Amid a Biden-led "white supremacy" smear campaign, the lawyer representing Kyle Rittenhouse in a preliminary hearing argued that the Illinois teen shouldn’t be sent back to Wisconsin to face homicide charges, because "this is not a legitimate criminal prosecution; it is a political prosecution."
The 17-year-old alleged Kenosha gunman appeared virtually Friday from a Vernon Hills juvenile detention center before Judge Paul Novak, who sat on the bench at the Lake County’s main courthouse in Waukegan.
"It’s no secret that this is a very unique extraordinary situation. There is a massive amount of video evidence that shows that beyond a shadow of a doubt that this is not a legitimate criminal prosecution; it is a political prosecution," attorney John Pierce said during the court hearing conducted via Zoom.
Pierce then stated that there are "serious issues" with the extradition paperwork that Gov. J.B. Pritzker signed off on "that in fact bolster the suggestion" the prosecution is influenced by the upcoming general election. "These papers were sent directly to the governor without us even getting a chance to look at them in the first instance without any notice," Pierce alleged.
According to a report written by the Chicago Sun-Times, Rittenhouse’s legal defense team argued that extraditing him to Wisconsin authorities would violate his constitutional rights and the legal technicalities required for extradition were breached, court records filed late Thursday cited.
"There’s no reason to rush," Pierce said of the proceedings. "There is danger to this detainee. There is a presidential candidate in the heat of arguably the most heated election, perhaps ever, certainly since 1860, that has inflamed the situation."
Pierce concluded: "And we simply ask that this detainee’s due process rights be observed so we can challenge this in a proper way and ensure that this is a legitimate criminal prosecution and not something else." Novak scheduled an additional hearing on the matter for Oct. 30.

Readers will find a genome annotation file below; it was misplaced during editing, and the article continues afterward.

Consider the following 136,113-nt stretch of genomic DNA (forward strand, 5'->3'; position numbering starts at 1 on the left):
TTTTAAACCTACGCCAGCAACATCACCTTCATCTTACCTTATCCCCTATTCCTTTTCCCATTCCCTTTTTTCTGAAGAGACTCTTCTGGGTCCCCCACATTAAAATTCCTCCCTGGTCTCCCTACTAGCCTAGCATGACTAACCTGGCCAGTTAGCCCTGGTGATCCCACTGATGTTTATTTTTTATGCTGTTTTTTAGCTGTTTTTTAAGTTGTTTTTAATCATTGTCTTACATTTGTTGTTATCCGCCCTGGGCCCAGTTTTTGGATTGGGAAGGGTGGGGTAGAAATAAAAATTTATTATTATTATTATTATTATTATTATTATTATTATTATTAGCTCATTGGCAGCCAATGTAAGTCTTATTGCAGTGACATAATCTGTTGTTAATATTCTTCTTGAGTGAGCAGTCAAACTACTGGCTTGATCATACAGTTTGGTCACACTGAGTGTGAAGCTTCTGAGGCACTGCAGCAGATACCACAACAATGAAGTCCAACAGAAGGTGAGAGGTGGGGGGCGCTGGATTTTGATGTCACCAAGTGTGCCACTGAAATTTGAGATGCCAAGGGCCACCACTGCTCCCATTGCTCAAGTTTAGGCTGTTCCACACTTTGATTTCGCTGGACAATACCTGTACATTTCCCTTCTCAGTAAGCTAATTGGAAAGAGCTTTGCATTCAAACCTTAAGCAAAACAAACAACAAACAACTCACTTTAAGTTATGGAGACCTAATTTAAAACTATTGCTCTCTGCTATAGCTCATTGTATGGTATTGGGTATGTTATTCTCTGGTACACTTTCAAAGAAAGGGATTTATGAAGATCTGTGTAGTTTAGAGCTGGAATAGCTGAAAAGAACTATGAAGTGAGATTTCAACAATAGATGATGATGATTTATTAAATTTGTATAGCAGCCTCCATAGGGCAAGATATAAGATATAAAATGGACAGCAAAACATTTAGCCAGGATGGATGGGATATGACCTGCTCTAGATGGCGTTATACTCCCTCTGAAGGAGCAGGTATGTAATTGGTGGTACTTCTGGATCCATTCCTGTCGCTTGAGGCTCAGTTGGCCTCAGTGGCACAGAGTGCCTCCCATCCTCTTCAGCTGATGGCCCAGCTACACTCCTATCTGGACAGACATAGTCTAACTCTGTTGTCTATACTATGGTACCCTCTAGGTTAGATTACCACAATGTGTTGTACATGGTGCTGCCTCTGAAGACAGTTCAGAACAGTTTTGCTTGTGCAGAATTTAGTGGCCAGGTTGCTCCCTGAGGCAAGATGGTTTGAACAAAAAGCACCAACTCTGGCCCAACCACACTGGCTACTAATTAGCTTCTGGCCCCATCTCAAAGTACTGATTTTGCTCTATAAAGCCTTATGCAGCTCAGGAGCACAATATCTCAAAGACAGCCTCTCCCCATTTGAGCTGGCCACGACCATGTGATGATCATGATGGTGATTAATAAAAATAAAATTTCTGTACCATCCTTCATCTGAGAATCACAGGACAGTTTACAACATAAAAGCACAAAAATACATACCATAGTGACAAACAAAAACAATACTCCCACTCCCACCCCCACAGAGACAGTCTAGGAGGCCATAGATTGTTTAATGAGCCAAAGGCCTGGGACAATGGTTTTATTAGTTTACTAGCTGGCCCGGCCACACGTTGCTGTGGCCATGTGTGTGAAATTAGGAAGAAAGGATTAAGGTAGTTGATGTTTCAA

Rittenhouse is charged with first-degree intentional homicide in the killings of two Black Lives Matter protesters during the Jacob Blake riots in in Kenosha, Wisc., and the attempted intentional homicide in the wounding of a third man. The youth also faces a misdemeanor charge of underage firearm possession for wielding a semi-automatic rifle.
Last Wednesday, Democratic presidential nominee Joe Biden released a campaign advertisement against white supremacy. "There’s no other way to put it: the President of the United States refused to disavow white supremacists on the debate stage last night," the former Vice President captioned the 50-second viral video, just a day after the first presidential debate when he and moderator Chris Wallace cornered President Donald Trump to condemn right-wing militias.
In a cease and desist letter addressed to the Biden for President Legal Department, Rittenhouse's high-profile attorney, Lin Wood, wrote to "demand that Mr. Biden immediately retract and correct this defamatory impression."
A voiceover from the face-off segment—or as Wood described, "gross political rhetoric uttered by Mr. Biden"—overlayed a compilation of imagery depicting violence and disorder purportedly committed by "white supremacists." The clip then cut to the fateful night in Kenosha, landing on a still image of Rittenhouse with his rifle in-hand. Now the Democratic ticket is threatened by a libel lawsuit over his tactless conflation.
"The political use of this photo of a 17-year-old boy under attack—and it is undisputed that he only used his weapon in self-defense against multiple attackers—as a prop to advance Mr. Biden's long-denied political ambitions is reprehensible," Wood declared.
#FightBack Foundation, a free speech group that has raised over $2 million for Rittenhouse's legal fees, had posted footage that revealed the truth about Rittenhouse who traveled from his home state in August to protect businesses from looters, acting as a trained volunteer medic.
Tapes demonstrate that pro-police boy was hunted down by an enraged mob. All three shooting victims were slated with criminal histories: the first was a registered sex offender, the second was a serial domestic abuser, and the third slammed with a gun-related charge.